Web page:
Similarly, Lamin Sanneh shares the same sentiment with Professor Andrew Walls that Christianity has spread principally by a strategy of “mission as translation” (2001:29). In his landmark essay, Translating the Message (2001), Lamington Sanneh strongly states that it was the translation of the Christian scripture into the vernacular that opened the African’s eyes to know that the condemnation and muting of certain aspects of the indigenous religious culture by the pioneer missionaries were uncalled for (2001:189). In Africa, the continent of languages, the significance has been far-reaching. For as he has graphically put it, the import of Bible translation and its priority in missionary work is an indication that God was not so derisive of Africans as to be inexpressible in their languages but, rather, has endowed African languages with transcendental range. Thus, through the very process of Bible translation, “the central categories of Christian theology—God, Jesus Christ, creation, history – are transposed into their local equivalents, suggesting that Christianity had been adequately anticipated”, creating in the indigenous languages resonances far beyond what the missionary transmission conceived (Sanneh 2001, 189). Nowhere is the translation model of Lamin Sanneh feature more prominently than in the Protestant mission in the Niger Delta, where the Bible was translated into many indigenous languages of the region and became the vehicle of local cultures for political ferments and protests. The paradigm of West Africa is an affirmation that translatability of Christianity is the most factor in its impact on local cultures and contexts.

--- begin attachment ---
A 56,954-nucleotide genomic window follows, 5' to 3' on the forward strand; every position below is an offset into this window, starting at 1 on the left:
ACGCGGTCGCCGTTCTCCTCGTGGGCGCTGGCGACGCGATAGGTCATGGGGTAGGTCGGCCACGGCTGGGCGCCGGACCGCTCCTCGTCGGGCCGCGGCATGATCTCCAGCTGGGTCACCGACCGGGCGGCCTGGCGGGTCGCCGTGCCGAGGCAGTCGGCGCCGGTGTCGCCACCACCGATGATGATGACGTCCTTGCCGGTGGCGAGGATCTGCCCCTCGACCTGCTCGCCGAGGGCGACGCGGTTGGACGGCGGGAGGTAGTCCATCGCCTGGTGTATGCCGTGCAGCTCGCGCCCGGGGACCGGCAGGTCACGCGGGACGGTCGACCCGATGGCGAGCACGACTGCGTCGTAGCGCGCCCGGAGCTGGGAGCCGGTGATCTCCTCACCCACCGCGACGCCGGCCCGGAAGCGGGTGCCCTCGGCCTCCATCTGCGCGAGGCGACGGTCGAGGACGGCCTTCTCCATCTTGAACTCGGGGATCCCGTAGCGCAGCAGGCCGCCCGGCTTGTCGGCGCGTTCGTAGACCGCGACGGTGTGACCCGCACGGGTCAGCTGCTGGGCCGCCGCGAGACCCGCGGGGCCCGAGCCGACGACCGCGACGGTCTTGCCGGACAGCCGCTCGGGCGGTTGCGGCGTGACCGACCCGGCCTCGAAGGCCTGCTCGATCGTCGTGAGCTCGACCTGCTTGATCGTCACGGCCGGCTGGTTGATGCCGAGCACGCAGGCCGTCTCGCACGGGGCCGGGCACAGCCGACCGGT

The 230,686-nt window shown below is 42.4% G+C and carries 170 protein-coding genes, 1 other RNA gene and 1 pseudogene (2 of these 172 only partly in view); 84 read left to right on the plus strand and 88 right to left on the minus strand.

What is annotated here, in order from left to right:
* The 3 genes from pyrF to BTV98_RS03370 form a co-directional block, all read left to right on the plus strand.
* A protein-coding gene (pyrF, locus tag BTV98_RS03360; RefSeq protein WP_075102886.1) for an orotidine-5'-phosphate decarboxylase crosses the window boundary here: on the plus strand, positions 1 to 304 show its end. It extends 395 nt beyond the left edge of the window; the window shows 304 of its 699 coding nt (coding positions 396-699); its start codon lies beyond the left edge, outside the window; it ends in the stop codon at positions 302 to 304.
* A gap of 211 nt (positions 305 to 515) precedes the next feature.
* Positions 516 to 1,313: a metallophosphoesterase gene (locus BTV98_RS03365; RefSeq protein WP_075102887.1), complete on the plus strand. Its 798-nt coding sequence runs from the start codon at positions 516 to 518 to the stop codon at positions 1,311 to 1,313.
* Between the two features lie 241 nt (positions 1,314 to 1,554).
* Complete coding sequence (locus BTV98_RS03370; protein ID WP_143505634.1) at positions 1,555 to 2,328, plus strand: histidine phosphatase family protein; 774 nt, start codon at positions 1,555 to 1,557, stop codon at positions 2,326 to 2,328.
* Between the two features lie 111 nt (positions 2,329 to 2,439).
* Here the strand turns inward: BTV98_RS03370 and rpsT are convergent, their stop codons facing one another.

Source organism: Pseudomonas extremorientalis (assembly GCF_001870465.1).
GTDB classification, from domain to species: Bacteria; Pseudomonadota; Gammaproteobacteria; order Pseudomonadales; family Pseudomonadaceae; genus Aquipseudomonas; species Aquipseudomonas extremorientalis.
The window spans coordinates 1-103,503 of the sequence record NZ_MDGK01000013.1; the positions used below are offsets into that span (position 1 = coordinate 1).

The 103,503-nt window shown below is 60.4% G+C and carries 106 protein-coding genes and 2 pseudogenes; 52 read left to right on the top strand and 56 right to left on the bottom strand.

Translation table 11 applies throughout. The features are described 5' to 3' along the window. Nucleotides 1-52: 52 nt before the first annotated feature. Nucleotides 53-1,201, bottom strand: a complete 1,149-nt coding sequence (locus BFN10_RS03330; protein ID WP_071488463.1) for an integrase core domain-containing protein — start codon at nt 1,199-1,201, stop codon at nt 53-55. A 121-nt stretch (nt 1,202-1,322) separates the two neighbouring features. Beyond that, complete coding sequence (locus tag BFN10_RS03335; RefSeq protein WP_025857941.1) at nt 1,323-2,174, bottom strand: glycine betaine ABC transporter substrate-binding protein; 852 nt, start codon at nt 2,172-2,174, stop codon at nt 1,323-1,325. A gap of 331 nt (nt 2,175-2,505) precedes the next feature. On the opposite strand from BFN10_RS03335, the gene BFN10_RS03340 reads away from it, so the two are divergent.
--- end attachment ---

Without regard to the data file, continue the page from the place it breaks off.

The salience of what Andrew Walls and Lamin Sanneh are saying is that the transformation of Christianity into a world faith is the direct result of ‘the triumph of its translatability’. This has been achieved not only at the level of language but also by means of objects, or images and movement. The translation principle in Christian History is the prop and impulse behind the shift in Christianity’s centre of gravity in terms of demography and ecclesiology. Therefore, for a nuanced understanding of the diffusion of Christianity to Ikwerre land we must acknowledge translation as praxis in line with variety of local idioms and practices of Christians everywhere.
Therefore, what follows is an examination of the social index and world views of Ikwerre to enable us to map out the trajectory of the diffusion of Anglicanism among the Ikwerre communities, and how the people have appropriate it in the translation of the Christian faith.
Ikwerre Social Index and World View
The Ikwerre (or Iwhuroha) inhabit the north-eastern part of the Niger Delta in what is now the Rivers State of Nigeria (Mackenzie, 1932, 2, Talbot, 1967, 15). According to Kingsley O. Amadi (1993, 34-38) the Ikwerre occupy a unique position as “a frontier society between the peoples of Igbo hinterland to the North and the Niger Delta communities in the South”. The demographic and social indicators of Ikwerre show that it is a large ethnic group with a population of almost two million people spread over an area of 32,000 square kilometres divided between29 clans, 20% of which is urban. The language spoken is Ikwerre, a cluster of Igbo, and Ogbah or “Igboid” of the Benue-Congo linguistic group (Williamson 1973, 1991).